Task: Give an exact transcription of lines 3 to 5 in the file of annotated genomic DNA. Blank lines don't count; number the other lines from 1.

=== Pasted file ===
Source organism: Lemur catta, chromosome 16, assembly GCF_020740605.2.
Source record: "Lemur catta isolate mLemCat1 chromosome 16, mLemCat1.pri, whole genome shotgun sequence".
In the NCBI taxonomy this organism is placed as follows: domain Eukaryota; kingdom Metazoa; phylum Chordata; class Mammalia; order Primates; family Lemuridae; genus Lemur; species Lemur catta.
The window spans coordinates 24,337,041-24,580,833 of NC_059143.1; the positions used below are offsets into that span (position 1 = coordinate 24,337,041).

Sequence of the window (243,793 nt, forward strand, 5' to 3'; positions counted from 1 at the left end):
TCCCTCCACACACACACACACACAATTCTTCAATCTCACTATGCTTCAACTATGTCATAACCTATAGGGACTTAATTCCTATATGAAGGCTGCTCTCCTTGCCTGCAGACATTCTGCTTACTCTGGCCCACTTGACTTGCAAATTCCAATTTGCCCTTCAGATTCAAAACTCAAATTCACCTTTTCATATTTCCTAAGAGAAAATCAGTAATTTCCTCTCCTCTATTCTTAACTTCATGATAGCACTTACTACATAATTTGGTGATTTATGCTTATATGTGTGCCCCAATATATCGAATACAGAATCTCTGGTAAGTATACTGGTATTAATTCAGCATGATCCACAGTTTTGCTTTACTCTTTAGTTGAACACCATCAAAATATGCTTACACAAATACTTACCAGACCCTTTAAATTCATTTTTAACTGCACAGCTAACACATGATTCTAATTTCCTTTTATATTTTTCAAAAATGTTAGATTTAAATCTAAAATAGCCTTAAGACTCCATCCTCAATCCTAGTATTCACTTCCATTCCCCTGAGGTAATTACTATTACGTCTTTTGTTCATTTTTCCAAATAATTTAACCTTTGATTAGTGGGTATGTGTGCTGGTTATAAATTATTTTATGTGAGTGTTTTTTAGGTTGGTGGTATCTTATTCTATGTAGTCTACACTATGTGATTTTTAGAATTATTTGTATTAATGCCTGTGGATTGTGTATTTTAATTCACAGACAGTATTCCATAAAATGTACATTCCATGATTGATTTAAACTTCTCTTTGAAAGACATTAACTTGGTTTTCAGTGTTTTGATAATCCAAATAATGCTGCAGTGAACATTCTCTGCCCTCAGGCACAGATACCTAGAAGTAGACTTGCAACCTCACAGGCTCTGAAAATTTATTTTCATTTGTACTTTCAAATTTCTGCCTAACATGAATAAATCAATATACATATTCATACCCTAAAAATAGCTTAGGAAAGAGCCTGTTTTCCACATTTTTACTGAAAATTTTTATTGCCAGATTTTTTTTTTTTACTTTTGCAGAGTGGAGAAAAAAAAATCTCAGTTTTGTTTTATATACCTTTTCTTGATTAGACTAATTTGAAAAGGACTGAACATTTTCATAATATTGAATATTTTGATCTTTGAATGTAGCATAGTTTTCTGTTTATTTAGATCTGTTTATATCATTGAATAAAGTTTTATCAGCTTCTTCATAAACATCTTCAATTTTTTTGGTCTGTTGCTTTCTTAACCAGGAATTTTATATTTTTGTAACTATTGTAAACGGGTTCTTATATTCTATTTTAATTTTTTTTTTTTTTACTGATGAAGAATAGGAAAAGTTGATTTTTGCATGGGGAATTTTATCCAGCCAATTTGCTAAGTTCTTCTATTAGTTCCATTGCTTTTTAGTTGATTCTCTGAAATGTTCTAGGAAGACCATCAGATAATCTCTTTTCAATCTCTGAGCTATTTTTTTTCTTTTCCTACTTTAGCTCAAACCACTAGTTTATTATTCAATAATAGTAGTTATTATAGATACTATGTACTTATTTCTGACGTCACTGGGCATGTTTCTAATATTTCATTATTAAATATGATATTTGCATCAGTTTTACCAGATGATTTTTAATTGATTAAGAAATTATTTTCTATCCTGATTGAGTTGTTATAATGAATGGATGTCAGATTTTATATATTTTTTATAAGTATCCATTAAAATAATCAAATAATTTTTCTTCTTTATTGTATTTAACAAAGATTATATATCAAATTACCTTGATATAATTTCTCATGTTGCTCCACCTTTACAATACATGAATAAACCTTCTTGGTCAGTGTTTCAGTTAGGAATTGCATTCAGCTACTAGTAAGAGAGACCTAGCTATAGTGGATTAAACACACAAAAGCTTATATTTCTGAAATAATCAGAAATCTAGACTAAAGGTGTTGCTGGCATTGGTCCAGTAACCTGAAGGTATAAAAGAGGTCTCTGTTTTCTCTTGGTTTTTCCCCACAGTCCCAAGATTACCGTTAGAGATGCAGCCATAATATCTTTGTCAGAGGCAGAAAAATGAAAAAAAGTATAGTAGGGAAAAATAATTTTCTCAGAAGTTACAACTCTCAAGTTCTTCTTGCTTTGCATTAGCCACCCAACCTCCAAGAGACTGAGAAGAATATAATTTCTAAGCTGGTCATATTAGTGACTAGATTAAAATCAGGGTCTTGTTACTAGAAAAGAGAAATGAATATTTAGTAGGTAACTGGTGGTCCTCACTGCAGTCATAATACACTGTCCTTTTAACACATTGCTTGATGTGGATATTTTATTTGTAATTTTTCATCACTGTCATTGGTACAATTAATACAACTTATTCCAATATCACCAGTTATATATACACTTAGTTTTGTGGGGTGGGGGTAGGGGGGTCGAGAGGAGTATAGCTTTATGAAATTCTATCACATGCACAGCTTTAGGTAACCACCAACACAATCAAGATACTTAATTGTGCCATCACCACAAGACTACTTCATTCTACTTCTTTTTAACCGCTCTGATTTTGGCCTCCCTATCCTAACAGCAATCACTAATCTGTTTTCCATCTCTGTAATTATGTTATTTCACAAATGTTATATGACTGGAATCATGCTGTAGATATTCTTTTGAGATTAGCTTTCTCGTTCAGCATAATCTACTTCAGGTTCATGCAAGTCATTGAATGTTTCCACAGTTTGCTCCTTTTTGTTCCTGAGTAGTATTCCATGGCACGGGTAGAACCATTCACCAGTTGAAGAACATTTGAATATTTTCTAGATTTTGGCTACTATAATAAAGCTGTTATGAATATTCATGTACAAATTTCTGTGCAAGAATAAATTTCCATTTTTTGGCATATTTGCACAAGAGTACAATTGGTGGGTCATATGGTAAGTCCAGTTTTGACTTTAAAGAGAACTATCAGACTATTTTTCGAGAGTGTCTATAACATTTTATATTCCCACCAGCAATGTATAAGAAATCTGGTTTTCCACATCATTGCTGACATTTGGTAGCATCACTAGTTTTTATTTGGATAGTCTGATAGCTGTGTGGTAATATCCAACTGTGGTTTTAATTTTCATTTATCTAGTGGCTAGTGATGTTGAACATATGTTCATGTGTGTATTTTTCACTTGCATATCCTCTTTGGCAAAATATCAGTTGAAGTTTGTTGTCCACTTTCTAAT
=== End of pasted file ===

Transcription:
In the NCBI taxonomy this organism is placed as follows: domain Eukaryota; kingdom Metazoa; phylum Chordata; class Mammalia; order Primates; family Lemuridae; genus Lemur; species Lemur catta.
The window spans coordinates 24,337,041-24,580,833 of NC_059143.1; the positions used below are offsets into that span (position 1 = coordinate 24,337,041).

Sequence of the window (243,793 nt, forward strand, 5' to 3'; positions counted from 1 at the left end):